Fonterra has been forced to trim its milk supply forecast for the season as the flow from parched pastures dries up.
Up until last month the co-operative's milk collection was still running ahead of last season, in line with its prediction of a further increase in production.
But Fonterra is now expecting this season's milk harvest to be more than 3.3 percent down on the amount of milk collected last season, as farmers respond to the increasingly dry conditions and low milk payout by turning off the tap.
The forecast is also 6.1 percent lower than at the same time last season.
Fonterra co-operative affairs group director Miles Hurrell said the turnaround in the supply outlook had been drastic.
"Right through in December we were having quite good milk collection, but the heat in the latter part of December and certainly through into January has meant a revision of the forecast. As at today, our milk collection on a daily basis is more than six percent lower than at the same time last season", he said.
"Clearly weather is playing the most significant part, but certainly our forecast payout for the season is meaning that we are seeing farmers revert to more traditional farming practices and therefore, putting less reliance on supplementary feed, so reducing their input costs."
Miles Hurrell said Fonterra suppliers were already drying off their cows in some areas, where pasture conditions had declined markedly since mid-January.
South Canterbury farmers drying off cows early
Dairy farmers in one of the driest parts of the country, South Canterbury, are drying off cows, reducing daily milking, and taking other steps to cut milk production, well ahead of when they would normally turn off the milk flow.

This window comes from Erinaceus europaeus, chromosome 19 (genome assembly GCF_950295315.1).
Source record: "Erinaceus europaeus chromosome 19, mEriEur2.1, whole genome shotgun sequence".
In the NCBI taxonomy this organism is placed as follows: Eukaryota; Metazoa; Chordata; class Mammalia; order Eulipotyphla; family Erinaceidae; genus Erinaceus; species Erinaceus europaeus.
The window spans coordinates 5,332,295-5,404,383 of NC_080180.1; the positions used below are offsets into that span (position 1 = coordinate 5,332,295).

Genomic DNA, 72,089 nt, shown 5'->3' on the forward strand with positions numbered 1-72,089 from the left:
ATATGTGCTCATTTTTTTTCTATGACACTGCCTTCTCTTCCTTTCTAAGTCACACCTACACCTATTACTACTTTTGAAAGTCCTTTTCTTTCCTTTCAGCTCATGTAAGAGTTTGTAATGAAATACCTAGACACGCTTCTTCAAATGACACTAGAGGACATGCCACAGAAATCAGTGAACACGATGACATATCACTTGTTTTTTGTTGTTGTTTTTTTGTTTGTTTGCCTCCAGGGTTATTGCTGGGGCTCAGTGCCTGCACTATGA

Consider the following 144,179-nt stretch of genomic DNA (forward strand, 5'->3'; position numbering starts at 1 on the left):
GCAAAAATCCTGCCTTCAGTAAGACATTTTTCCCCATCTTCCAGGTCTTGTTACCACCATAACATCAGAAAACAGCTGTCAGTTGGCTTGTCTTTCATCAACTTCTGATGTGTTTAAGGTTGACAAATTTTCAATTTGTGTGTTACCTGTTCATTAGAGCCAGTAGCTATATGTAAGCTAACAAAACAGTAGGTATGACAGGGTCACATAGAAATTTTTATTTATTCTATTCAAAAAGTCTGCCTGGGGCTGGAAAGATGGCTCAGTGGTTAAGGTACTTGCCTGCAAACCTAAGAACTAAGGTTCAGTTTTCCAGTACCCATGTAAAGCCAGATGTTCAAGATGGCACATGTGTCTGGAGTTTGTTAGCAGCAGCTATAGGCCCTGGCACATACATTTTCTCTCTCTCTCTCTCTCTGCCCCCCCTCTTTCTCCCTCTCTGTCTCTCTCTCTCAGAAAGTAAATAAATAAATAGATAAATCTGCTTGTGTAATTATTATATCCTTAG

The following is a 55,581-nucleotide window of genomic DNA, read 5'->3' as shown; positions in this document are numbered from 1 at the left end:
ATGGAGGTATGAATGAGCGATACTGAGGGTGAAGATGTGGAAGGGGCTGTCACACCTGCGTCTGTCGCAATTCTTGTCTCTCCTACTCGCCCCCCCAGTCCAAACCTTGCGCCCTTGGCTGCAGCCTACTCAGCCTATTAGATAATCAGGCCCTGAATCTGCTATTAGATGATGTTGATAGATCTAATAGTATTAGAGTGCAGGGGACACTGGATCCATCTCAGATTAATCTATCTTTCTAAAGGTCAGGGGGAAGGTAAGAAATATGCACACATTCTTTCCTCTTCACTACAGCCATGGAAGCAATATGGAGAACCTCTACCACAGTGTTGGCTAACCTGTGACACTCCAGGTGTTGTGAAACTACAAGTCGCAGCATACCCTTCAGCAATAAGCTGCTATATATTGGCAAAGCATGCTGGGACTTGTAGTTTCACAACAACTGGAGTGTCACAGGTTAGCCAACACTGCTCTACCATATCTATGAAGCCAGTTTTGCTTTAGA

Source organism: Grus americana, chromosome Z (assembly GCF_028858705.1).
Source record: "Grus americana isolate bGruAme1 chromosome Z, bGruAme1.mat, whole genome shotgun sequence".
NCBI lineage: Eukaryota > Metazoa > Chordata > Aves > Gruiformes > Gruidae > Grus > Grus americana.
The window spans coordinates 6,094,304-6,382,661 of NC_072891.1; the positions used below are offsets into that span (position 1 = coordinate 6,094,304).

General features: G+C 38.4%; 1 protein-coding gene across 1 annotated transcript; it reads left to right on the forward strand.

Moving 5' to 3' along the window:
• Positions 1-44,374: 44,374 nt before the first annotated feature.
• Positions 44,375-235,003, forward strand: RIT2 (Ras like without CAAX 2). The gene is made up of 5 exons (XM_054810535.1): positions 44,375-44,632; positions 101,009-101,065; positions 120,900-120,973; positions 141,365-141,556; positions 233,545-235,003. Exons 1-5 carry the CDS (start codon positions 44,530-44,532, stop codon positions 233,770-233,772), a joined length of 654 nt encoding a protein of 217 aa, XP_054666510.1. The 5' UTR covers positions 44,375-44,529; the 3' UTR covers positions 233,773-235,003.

Federated Farmers South Canterbury dairy chair Ryan O'Sullivan said farmers were cutting production in a number of ways.
He said many farmers have dried off at least some of their herd, whilst the lowest producers have also got rid of some cows.
"They are just reducing their herd to their core capital stock that they want to milk next season, so they're basically taking steps now that they wouldn't normally implement to mid-late April and that's just the lack of feed. Also a big driver this year - if this drought was occurring in the 13-14 season, on an $8.40 payout, the amount of supplement that farmers could afford to feed their stock would be a lot higher and that would perhaps keep us milking some of those cows for a bit longer, but on a $4.70 payout, the economics of milking those animals is pretty marginal."
Ryan O'Sullivan, who farms near Fairlie, said South Canterbury had been dry since June, and that had reduced the amount of silage and other feed farmers had been able to store, as well.
He thinks without significant rain in the next few weeks, Fonterra may be forced to cut its milk collection forecast even further.
"It's probably accurate at this point in time, but if we don't get serious rain in the next two or three weeks, there will be a number of farms dry off completely. If that occurs on a widespread basis, that forecast could be significantly lower, I believe."
Mr O'Sullivan said rain was forecast for the district for the weekend, but it had not yet eventuated.
Fonterra Global Dairy Trade product cut
In line with its reduced milk forecast, Fonterra has slashed the amount of product that it plans to offer on the Global Dairy Trade over the next six months.
It is cutting almost 25,000 tonnes of whole milk powder from the auctions, to less than 136,000 tonnes.
That is more than 40 percent below what it offered last season for the February to July period.
But Miles Hurrell said it would still be able to fill the orders it had.
"At this point in time we don't see any change to fulfilling our current order book, however we will be seeing a reduction of volumes on GDT over coming months."
Mr Hurrell said it may mean cutting back on direct sales to customers to some extent, but at this point the current contract book would remain as it is.
He said the reduced milk supply would also impact on Fonterra's returns and bottom line.
"But we felt it was important, once we saw this information coming through, that we got that out to our shareholders as soon as we could."
Mr Hurrell said even parts of Waikato, the country's dairy heartland, were getting dry now.